The Asian crisis of 1997–98 presented the international community with a volatile mixture of economic problems that defied traditional policy prescriptions. The combination and seriousness of balance of payments crises and financial system crises forced international organizations and governments to come up quickly with responses.
Even as the Asian economies return to the growth path, the debate over the response to the crisis continues. A leading figure in the academic community of economists has added her voice to the discussion of the causes of the crisis—and the policy response. Anne O. Krueger, professor of economics at Stanford University and director of the Stanford Institute for Economic Policy Research, presented her findings at an IMF Institute seminar on March 31. Her presentation, “Cronyism, Financial Fragility, and Exchange Rate Regimes: Lessons from Asia,” offered a wide-ranging view of the crisis, as well as a set of policy prescriptions potentially relevant to future emerging market crises.
Krueger, who is also a senior fellow at the Hoover Institution and a former World Bank vice president of economics and research, supported her presentation with two papers. The first, “Why Cronyism Is Bad for Economic Growth,” demonstrates that state-owned enterprises and cronyism have a similar impact on an economy and shows how “the role of domestic credit expansion in an environment of cronyism can play much the same role as a fiscal deficit in countries where state-owned enterprises predominate.” The second paper, “Conflicting Demands on the International Monetary Fund,” analyzes the difficulties presented by the confluence of factors during the Asian crisis.
Krueger blended these themes, but focused mainly on the policy response to the conflicting challenges of the external crisis represented by the collapse of Asia’s system of fixed exchange rates and the internal crises in financial systems. Complicating the Asian crisis—in contrast to what Krueger termed the “traditional” balance of payments crisis—was the underdeveloped state of the region’s financial systems.
The huge increase in domestic credit throughout Asia in the mid-1990s brought about a corresponding sharp rise in foreign borrowing, Krueger said. These developments were exacerbated by cronyism and the assumption by borrowers that they were not facing a foreign exchange risk because of the region’s system of pegged exchange rates. The devaluations that began with the Thai baht in July 1997 led to the rapid impairment of balance sheets throughout the region.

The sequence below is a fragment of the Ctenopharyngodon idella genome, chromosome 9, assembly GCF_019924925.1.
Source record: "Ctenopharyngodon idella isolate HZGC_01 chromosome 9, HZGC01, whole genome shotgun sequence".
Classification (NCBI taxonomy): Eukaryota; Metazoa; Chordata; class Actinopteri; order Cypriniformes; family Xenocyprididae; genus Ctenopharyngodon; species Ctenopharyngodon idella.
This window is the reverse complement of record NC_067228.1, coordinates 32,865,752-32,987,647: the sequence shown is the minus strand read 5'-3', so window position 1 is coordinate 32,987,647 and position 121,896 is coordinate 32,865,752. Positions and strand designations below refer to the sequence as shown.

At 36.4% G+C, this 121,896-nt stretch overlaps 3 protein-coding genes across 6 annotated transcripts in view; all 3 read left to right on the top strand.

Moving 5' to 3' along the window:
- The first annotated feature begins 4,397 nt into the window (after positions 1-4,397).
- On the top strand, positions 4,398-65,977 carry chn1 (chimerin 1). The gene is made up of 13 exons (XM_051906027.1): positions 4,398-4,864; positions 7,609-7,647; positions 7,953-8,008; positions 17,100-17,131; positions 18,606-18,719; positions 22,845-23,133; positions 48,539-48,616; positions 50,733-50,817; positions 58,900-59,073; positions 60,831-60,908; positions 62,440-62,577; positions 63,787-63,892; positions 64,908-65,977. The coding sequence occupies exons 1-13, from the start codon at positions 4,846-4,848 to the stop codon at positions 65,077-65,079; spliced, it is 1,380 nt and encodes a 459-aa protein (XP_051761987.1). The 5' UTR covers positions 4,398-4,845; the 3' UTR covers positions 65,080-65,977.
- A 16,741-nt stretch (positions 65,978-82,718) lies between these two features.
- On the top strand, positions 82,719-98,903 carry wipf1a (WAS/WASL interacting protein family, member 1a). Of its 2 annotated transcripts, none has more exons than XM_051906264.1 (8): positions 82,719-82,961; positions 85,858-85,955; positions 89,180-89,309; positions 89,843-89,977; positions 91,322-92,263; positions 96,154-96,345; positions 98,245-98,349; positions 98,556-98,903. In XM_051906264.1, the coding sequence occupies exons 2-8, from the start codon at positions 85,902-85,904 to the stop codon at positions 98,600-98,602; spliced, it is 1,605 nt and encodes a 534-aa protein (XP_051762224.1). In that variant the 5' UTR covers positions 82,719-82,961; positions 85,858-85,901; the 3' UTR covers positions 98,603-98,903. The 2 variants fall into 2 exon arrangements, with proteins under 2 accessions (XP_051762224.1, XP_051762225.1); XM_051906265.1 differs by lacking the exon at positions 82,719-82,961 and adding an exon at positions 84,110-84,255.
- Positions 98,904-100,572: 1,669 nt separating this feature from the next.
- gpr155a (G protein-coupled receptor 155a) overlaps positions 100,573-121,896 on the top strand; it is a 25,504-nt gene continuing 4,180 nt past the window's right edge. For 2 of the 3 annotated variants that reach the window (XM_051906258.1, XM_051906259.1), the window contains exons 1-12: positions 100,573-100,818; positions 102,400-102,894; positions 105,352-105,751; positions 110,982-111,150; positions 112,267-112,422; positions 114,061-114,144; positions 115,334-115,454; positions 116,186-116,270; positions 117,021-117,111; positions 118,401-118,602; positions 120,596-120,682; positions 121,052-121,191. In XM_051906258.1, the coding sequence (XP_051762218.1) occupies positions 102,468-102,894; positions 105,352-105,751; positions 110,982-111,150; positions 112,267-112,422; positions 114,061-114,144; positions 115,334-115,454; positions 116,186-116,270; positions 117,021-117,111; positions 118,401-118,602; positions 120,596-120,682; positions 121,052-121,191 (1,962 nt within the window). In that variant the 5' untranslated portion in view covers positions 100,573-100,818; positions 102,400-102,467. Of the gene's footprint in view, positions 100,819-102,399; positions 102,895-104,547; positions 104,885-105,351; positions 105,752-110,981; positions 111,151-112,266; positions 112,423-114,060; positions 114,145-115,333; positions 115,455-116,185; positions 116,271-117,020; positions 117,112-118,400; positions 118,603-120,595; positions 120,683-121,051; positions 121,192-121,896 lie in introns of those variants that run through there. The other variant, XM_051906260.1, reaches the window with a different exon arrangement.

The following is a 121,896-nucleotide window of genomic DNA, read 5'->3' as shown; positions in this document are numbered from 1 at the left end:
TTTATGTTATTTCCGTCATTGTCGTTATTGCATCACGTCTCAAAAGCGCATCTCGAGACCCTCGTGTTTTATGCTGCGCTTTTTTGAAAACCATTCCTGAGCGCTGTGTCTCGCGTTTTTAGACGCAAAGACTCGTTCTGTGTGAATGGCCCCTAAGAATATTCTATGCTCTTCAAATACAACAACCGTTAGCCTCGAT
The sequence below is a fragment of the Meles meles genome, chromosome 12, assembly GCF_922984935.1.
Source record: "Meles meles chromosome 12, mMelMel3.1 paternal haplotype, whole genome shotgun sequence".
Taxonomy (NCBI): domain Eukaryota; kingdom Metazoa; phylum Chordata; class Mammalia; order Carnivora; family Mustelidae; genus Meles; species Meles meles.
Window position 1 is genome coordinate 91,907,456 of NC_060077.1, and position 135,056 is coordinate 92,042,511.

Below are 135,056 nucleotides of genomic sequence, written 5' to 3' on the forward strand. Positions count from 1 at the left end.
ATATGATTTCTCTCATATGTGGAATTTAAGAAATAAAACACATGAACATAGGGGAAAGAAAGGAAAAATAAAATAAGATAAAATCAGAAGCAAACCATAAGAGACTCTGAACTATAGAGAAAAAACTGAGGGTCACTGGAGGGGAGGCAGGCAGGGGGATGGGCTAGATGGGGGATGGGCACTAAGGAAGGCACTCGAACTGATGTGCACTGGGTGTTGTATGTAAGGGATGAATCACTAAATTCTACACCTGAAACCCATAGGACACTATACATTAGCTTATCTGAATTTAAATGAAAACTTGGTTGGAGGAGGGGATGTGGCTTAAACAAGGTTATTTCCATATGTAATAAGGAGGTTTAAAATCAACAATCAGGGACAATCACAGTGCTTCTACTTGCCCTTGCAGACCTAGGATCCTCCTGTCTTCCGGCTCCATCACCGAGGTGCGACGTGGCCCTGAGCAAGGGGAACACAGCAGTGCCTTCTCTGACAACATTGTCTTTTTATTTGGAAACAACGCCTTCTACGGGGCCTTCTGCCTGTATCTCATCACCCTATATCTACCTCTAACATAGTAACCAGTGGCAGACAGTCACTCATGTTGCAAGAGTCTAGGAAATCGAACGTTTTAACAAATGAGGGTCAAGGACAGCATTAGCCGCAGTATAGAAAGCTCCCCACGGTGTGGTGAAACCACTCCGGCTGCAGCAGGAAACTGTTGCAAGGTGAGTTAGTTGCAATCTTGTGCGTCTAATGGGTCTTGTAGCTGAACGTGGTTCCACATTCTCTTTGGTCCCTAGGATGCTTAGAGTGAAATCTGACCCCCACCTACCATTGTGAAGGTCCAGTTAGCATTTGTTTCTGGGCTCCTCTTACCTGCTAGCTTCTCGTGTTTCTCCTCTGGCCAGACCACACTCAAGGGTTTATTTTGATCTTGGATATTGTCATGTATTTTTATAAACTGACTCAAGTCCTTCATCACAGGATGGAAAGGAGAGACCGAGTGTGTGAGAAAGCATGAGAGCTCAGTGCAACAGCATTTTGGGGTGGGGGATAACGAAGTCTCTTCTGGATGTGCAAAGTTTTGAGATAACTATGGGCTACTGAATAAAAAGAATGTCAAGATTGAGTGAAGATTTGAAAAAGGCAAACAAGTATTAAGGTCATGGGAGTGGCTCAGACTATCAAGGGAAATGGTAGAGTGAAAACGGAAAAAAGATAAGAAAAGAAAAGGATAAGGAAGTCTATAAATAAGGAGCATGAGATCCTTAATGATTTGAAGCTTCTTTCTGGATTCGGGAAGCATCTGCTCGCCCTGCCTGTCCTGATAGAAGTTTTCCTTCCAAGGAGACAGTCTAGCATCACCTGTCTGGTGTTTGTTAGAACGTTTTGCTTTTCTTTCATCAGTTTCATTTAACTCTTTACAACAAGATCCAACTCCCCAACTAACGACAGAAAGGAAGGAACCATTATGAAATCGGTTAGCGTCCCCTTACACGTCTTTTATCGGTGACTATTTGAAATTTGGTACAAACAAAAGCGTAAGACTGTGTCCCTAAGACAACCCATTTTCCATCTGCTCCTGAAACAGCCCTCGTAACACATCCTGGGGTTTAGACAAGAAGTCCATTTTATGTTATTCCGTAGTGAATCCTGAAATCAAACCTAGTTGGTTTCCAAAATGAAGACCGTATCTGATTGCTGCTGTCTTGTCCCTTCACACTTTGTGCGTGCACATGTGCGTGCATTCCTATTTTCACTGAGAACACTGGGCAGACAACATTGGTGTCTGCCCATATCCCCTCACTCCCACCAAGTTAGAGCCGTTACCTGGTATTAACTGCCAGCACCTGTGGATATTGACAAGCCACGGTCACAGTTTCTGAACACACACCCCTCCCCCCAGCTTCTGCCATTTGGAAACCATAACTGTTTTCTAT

The correct policy response to the combined crises, in Krueger’s view, should have been to address the balance of payments crisis first. She recognized that the traditional remedy—an exchange rate devaluation and tighter fiscal and monetary policy—increased the foreign liabilities of Asian banks and corporations and exacerbated the ensuing financial system crisis. In her view, however, balance of payments problems can be addressed in the short term, but banking crises inevitably will involve difficult and long-term solutions.
Krueger offered several policy lessons that she said could help prevent future crises.
First, the Asian crisis underlined the limited options now available in terms of foreign exchange regimes. There is no alternative to either a “genuine float” or dollarization, she said, and “no middle ground” that can successfully accommodate and adapt to derivatives, rapid communications, the impossibility of restricting short-term borrowing abroad, and the ease of money transfers.
Second, Krueger said, countries need to maintain high levels of reserves, ideally along with a current account surplus, to reduce the potential for a crisis similar to the one that struck Asia. While a freely floating currency would reduce the risk of speculation against a country’s currency, it would not eliminate it altogether. Thus, the continued need for reserves. Unless a country maintains enough reserves to cover more than four months of exports, Krueger said, it is ill-advised to post current account deficits larger than 3 percent of GDP.
Third, rapid expansion of domestic credit is extremely dangerous, Krueger said. Such growth for longer than one or two years is not sustainable—in large measure because it is not possible to check the quality of lending even in well-supervised financial systems. Thus, it is essential that adequate prudential supervision be put in place, along with appropriate levels of bank capitalization. Supervision is crucial to the broader issue of maintaining a well-functioning financial system to fund a high real rate of return, which, in turn, requires not only well-run domestic banks but also access to the domestic market by foreign banks.
Mitigating future crises
Krueger offered a simple but controversial proposal intended to reduce the cost of future crises. She suggested that financial crises be “delinked” from balance of payments crises. Mechanisms to protect borrowers from foreign currency liabilities should be in place to augment an appropriate foreign exchange regime and a strong banking system. She proposed a system under which domestic borrowers would no longer be required to repay international borrowings in foreign currency. Rather, they would be required to repay such loans in their own currency. Under this system, the lender would be obliged to accept the foreign exchange risk. To reinforce this approach, international lenders would not be permitted to seek enforcement of contracts in local courts. Krueger suggested that such reforms could be put in place if the Group of Seven nations backed them. Although it is impossible to prevent balance of payments crises or financial system crises from ever happening, she argued that her proposal would make combined crises less likely.